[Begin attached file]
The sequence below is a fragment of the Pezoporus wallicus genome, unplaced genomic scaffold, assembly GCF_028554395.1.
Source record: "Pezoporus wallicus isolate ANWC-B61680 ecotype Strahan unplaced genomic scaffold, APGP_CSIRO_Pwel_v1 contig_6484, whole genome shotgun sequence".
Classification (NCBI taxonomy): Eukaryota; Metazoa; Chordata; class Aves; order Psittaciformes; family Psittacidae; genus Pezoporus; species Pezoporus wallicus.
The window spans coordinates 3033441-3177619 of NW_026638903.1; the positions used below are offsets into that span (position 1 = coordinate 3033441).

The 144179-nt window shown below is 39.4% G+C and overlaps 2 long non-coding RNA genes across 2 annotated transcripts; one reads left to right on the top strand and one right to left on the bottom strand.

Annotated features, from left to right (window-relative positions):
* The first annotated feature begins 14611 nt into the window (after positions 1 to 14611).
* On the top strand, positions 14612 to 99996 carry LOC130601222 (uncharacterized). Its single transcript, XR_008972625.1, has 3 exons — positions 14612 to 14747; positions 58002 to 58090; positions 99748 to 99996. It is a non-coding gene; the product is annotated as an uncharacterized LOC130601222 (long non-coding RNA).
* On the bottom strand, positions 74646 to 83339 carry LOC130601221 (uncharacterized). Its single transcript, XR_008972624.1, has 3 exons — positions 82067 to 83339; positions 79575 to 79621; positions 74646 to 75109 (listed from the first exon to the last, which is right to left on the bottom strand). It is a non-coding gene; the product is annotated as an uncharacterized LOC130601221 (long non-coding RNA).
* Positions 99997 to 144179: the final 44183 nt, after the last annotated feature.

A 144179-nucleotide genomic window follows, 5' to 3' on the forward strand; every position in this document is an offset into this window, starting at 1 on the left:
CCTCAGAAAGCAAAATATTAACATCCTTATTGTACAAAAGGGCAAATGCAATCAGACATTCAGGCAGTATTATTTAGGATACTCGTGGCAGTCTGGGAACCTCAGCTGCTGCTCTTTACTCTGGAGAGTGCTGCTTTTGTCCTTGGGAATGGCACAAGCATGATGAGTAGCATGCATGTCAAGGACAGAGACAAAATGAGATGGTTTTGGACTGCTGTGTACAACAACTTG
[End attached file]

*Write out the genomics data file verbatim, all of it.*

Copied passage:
The sequence below is a fragment of the Pezoporus wallicus genome, unplaced genomic scaffold, assembly GCF_028554395.1.
Source record: "Pezoporus wallicus isolate ANWC-B61680 ecotype Strahan unplaced genomic scaffold, APGP_CSIRO_Pwel_v1 contig_6484, whole genome shotgun sequence".
Classification (NCBI taxonomy): Eukaryota; Metazoa; Chordata; class Aves; order Psittaciformes; family Psittacidae; genus Pezoporus; species Pezoporus wallicus.
The window spans coordinates 3033441-3177619 of NW_026638903.1; the positions used below are offsets into that span (position 1 = coordinate 3033441).

The 144179-nt window shown below is 39.4% G+C and overlaps 2 long non-coding RNA genes across 2 annotated transcripts; one reads left to right on the top strand and one right to left on the bottom strand.

Annotated features, from left to right (window-relative positions):
* The first annotated feature begins 14611 nt into the window (after positions 1 to 14611).
* On the top strand, positions 14612 to 99996 carry LOC130601222 (uncharacterized). Its single transcript, XR_008972625.1, has 3 exons — positions 14612 to 14747; positions 58002 to 58090; positions 99748 to 99996. It is a non-coding gene; the product is annotated as an uncharacterized LOC130601222 (long non-coding RNA).
* On the bottom strand, positions 74646 to 83339 carry LOC130601221 (uncharacterized). Its single transcript, XR_008972624.1, has 3 exons — positions 82067 to 83339; positions 79575 to 79621; positions 74646 to 75109 (listed from the first exon to the last, which is right to left on the bottom strand). It is a non-coding gene; the product is annotated as an uncharacterized LOC130601221 (long non-coding RNA).
* Positions 99997 to 144179: the final 44183 nt, after the last annotated feature.

A 144179-nucleotide genomic window follows, 5' to 3' on the forward strand; every position in this document is an offset into this window, starting at 1 on the left:
CCTCAGAAAGCAAAATATTAACATCCTTATTGTACAAAAGGGCAAATGCAATCAGACATTCAGGCAGTATTATTTAGGATACTCGTGGCAGTCTGGGAACCTCAGCTGCTGCTCTTTACTCTGGAGAGTGCTGCTTTTGTCCTTGGGAATGGCACAAGCATGATGAGTAGCATGCATGTCAAGGACAGAGACAAAATGAGATGGTTTTGGACTGCTGTGTACAACAACTTG